29 This quality of writing can be achieved by mandating the explicit instruction, opportunities for practice, centrality of feedback, assessment- based instruction, and spiral curriculum that have all been hallmarks of rigorous writing workshop instruction. Pathways to the Common Core, 2012, Calkins, Ehrenworth, Lehman, p. 112

30  Conferring  Building community to promote risk-taking  Opportunities for independent, small group and whole group instruction  Small group work (K-5)  Partner work  Promoting independence

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33 Alignment with writing units Balance with CCSS Literary & Informational Text Assessment with an eye toward text complexity Close reading of text Historical core documents Depth of Knowledge (Norman Webb)

34  Google: Atlas Rubicon Oakland  Another resource—go to Oakland Schools webpage. Under EDUCATORS click Common Core Initiatives  Under Links to Other Resources you’ll find the Public Atlas SCoPE Curriculum.  Only select those units that have a cc (for Common Core) next to them. Those are the new units. 34

35 “To help young people learn the more complex and analytical skills they need for the 21 st century, teachers must learn to teach in ways that develop higher-order thinking and performance. To develop the sophisticated teaching required for this mission, education systems must offer more effective professional development.” Darling-Hammond & Richardson, 2009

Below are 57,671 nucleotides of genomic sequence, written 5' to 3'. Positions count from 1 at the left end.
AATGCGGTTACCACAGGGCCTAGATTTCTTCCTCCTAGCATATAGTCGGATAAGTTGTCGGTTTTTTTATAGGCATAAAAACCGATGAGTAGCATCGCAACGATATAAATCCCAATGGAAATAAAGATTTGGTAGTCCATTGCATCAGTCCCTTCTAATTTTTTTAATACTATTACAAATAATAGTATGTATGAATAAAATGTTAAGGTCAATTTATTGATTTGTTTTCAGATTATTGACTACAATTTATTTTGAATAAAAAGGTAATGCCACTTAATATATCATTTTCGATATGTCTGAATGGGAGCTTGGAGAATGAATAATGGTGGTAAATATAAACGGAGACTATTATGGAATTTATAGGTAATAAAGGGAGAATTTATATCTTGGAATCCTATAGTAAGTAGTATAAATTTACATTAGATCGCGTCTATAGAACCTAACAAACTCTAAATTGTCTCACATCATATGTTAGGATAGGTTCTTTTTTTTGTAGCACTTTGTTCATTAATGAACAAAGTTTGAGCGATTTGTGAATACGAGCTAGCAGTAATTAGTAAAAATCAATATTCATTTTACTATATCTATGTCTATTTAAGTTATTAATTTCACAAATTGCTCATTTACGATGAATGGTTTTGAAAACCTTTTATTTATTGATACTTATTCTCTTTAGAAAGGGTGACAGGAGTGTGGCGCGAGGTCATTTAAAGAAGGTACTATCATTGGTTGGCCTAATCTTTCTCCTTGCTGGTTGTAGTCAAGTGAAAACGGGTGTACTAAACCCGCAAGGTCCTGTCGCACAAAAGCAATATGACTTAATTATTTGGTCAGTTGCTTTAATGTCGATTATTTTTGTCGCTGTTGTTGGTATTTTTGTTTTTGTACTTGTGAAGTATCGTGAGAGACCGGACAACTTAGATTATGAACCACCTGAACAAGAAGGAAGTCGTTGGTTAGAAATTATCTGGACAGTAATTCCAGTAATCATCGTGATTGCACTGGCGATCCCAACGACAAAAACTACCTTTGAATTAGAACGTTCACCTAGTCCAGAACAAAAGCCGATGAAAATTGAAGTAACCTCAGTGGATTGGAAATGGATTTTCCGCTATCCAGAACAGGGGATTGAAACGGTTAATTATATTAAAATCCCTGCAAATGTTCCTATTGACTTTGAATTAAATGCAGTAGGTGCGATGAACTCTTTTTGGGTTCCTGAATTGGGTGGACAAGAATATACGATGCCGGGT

36 1. Select one grade level to explore 2. Find the common core units on Atlas Rubicon 3. Then do the following:

37  Notice the alignment of units within a grade level  Is there evidence of argument/opinion, information/explanation, and narrative/personal experience writing in the curriculum?  What do you wonder? What surprised you?  Look at the grade below.  Compare the unit titles.  What do you notice about alignment?  What do you notice about narrative/opinion/argument units? 37

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39  Repeat by looking at the grade level titles above the grade you selected first.  Compare the unit titles.  What do you notice about alignment?  What do you notice about narrative/opinion/argument units?